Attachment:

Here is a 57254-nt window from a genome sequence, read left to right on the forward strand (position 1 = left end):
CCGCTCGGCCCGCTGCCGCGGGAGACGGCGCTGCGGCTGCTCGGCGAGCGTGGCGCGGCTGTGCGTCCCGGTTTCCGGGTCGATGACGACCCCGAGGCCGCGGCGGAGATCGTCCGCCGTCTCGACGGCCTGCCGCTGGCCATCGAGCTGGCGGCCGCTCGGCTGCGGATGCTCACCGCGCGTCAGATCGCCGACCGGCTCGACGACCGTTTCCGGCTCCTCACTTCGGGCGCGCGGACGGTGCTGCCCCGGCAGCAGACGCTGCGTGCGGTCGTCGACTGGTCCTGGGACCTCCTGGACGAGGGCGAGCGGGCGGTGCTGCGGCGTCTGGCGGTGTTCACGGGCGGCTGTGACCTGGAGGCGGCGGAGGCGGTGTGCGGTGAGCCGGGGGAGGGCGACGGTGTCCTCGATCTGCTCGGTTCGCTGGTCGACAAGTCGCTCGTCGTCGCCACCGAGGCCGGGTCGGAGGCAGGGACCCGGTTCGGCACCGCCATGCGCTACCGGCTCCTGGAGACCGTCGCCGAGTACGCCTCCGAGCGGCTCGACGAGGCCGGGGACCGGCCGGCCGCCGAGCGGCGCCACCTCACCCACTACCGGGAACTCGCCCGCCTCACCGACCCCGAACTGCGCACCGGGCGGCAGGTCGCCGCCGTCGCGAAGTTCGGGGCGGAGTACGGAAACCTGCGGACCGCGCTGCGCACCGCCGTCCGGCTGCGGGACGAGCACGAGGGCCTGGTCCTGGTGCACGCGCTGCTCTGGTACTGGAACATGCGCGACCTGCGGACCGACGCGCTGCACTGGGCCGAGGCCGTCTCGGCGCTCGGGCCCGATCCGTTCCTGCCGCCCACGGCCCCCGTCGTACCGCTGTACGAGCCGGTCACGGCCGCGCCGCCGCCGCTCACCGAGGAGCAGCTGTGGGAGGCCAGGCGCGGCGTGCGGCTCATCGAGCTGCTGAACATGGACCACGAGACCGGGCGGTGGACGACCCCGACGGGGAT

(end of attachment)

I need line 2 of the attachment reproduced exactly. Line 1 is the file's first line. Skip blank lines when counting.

CCGCTCGGCCCGCTGCCGCGGGAGACGGCGCTGCGGCTGCTCGGCGAGCGTGGCGCGGCTGTGCGTCCCGGTTTCCGGGTCGATGACGACCCCGAGGCCGCGGCGGAGATCGTCCGCCGTCTCGACGGCCTGCCGCTGGCCATCGAGCTGGCGGCCGCTCGGCTGCGGATGCTCACCGCGCGTCAGATCGCCGACCGGCTCGACGACCGTTTCCGGCTCCTCACTTCGGGCGCGCGGACGGTGCTGCCCCGGCAGCAGACGCTGCGTGCGGTCGTCGACTGGTCCTGGGACCTCCTGGACGAGGGCGAGCGGGCGGTGCTGCGGCGTCTGGCGGTGTTCACGGGCGGCTGTGACCTGGAGGCGGCGGAGGCGGTGTGCGGTGAGCCGGGGGAGGGCGACGGTGTCCTCGATCTGCTCGGTTCGCTGGTCGACAAGTCGCTCGTCGTCGCCACCGAGGCCGGGTCGGAGGCAGGGACCCGGTTCGGCACCGCCATGCGCTACCGGCTCCTGGAGACCGTCGCCGAGTACGCCTCCGAGCGGCTCGACGAGGCCGGGGACCGGCCGGCCGCCGAGCGGCGCCACCTCACCCACTACCGGGAACTCGCCCGCCTCACCGACCCCGAACTGCGCACCGGGCGGCAGGTCGCCGCCGTCGCGAAGTTCGGGGCGGAGTACGGAAACCTGCGGACCGCGCTGCGCACCGCCGTCCGGCTGCGGGACGAGCACGAGGGCCTGGTCCTGGTGCACGCGCTGCTCTGGTACTGGAACATGCGCGACCTGCGGACCGACGCGCTGCACTGGGCCGAGGCCGTCTCGGCGCTCGGGCCCGATCCGTTCCTGCCGCCCACGGCCCCCGTCGTACCGCTGTACGAGCCGGTCACGGCCGCGCCGCCGCCGCTCACCGAGGAGCAGCTGTGGGAGGCCAGGCGCGGCGTGCGGCTCATCGAGCTGCTGAACATGGACCACGAGACCGGGCGGTGGACGACCCCGACGGGGAT